In addition, work completed at SGS has shown promising results using conventional direct chemical precipitation of unwanted alkaline earth impurities, by raising the pH through addition of sodium hydroxide and soda ash. The work completed to date has demonstrated rapid removal of Mg, Ca and Sr, with effectively zero loss of lithium during this precipitation process. Test work continues at SGS on solid-liquid separation and other aspects of the chemical precipitation option.
Solvent Extraction – This stage takes the pre-treated lithium brine and uses solvent extraction technology (LiSX) to selectively extract lithium from the brine into the organic phase. That organic is then chemically scrubbed to remove co-loaded impurities and then stripped to produce a concentrated high-purity lithium sulphate solution. Testing at TBT’s mini-pilot facility has focused on optimizing several aspects of the proven solvent extraction technique. The plant operators are employing their 40 mm (1.6 inch) diameter columns to determine and optimize the chemical conditions needed to gain maximum transfer of the lithium from the brine into the solvent, while they utilize their 100 mm (4 inch) diameter columns to assess and optimize the hydraulics of the transfer process. Initial results from the mini-pilot plant are very encouraging, showing that the transfer of lithium from the brine into the solvent is highly efficient, and that the “waste” brine (which is otherwise chemically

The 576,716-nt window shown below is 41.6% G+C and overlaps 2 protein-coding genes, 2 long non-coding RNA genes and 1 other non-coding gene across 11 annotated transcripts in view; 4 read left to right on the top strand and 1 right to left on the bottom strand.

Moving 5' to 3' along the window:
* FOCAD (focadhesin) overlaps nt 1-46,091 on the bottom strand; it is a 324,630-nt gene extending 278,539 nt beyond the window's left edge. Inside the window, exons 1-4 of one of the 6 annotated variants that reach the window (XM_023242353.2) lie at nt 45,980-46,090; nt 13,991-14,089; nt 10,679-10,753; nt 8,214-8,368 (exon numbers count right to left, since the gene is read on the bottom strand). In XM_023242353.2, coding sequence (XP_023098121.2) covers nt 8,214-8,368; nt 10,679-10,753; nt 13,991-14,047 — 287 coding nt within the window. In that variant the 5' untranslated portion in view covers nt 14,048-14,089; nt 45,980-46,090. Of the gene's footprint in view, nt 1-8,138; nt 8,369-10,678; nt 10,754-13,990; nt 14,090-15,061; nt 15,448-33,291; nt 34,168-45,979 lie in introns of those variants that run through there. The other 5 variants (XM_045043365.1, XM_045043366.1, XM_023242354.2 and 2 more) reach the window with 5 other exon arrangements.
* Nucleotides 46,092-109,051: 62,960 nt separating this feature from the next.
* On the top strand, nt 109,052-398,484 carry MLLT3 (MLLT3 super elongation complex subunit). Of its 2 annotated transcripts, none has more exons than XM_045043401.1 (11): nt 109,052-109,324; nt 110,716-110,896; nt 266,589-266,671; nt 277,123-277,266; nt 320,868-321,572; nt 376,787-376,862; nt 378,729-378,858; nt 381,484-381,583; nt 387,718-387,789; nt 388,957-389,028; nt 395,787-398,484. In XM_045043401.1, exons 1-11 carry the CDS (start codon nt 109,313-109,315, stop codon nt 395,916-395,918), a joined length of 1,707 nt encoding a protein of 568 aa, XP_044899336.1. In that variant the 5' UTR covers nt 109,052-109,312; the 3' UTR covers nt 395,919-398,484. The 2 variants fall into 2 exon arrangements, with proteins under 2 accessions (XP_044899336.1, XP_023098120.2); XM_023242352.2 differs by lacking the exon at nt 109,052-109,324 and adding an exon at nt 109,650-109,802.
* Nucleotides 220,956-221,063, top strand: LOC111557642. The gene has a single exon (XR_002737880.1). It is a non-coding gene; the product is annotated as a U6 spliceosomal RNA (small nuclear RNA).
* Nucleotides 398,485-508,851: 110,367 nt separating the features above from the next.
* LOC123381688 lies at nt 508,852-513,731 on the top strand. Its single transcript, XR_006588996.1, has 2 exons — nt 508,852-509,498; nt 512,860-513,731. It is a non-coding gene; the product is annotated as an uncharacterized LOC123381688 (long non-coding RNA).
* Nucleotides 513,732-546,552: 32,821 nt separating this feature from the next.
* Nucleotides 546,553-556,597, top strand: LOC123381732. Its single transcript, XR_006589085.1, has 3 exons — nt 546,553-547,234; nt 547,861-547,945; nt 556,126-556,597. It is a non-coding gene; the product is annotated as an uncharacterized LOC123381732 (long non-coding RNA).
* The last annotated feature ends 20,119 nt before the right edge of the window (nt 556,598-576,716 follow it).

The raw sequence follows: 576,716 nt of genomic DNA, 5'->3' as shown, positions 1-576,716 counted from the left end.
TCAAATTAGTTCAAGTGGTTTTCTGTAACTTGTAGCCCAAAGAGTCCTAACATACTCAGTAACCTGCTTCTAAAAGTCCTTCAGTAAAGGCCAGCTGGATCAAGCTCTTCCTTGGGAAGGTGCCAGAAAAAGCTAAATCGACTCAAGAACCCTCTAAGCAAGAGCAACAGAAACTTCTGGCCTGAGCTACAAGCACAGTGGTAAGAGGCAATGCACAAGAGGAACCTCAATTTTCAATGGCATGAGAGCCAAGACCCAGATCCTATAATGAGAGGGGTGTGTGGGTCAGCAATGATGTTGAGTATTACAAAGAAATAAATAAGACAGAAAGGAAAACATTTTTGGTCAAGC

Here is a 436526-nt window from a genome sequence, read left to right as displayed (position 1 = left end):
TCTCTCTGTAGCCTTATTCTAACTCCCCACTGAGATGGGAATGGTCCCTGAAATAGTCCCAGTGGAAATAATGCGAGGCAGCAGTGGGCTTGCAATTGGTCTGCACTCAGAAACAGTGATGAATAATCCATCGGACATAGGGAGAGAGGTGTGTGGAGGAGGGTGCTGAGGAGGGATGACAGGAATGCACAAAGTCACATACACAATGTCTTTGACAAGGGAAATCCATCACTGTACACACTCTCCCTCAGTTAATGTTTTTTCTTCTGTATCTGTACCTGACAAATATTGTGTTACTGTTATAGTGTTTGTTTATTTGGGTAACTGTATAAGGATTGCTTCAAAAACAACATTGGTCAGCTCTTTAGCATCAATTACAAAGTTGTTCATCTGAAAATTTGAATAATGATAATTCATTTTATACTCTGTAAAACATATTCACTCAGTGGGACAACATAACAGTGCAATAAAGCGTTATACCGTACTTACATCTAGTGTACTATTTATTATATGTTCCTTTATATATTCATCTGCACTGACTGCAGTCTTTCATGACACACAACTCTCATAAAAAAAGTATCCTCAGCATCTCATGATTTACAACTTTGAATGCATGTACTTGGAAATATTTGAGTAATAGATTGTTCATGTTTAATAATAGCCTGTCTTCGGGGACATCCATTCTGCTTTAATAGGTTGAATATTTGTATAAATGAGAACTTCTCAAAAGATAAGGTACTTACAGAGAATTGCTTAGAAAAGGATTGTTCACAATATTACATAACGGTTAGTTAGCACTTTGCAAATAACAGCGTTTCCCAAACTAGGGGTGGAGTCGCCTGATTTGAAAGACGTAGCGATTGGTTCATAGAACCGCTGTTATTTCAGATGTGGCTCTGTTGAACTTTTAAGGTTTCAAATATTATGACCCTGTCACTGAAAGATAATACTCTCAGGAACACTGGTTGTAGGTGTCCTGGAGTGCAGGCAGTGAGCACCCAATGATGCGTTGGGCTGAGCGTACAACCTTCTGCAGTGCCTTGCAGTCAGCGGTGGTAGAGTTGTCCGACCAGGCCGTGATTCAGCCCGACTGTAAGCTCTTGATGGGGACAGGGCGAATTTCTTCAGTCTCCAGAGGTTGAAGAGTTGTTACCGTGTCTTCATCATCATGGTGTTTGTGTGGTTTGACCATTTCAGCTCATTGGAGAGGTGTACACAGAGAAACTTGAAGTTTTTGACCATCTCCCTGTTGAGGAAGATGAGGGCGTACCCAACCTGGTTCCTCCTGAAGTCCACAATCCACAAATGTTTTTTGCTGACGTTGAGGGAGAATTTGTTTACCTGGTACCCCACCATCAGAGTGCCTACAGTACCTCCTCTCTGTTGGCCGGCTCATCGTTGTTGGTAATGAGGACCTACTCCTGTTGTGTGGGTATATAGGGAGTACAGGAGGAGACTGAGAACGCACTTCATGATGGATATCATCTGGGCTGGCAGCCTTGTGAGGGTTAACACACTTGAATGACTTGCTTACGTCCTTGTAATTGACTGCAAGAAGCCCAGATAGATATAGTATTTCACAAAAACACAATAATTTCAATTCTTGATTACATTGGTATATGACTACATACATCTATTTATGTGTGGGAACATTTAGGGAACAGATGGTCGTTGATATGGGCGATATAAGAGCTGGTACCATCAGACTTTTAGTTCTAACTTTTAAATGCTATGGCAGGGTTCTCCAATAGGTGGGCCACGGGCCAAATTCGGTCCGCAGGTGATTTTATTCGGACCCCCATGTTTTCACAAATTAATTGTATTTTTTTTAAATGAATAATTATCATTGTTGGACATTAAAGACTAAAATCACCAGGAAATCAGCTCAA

unchanged) contains near zero residual lithium. These results confirm the favorable LiSX results reported from the bench-scale testing in April 2015. Test work is ongoing to define and optimize the scrubbing and stripping of lithium from the Li-rich solvent to make a high purity lithium sulphate solution. This is being performed in the same test column apparatus.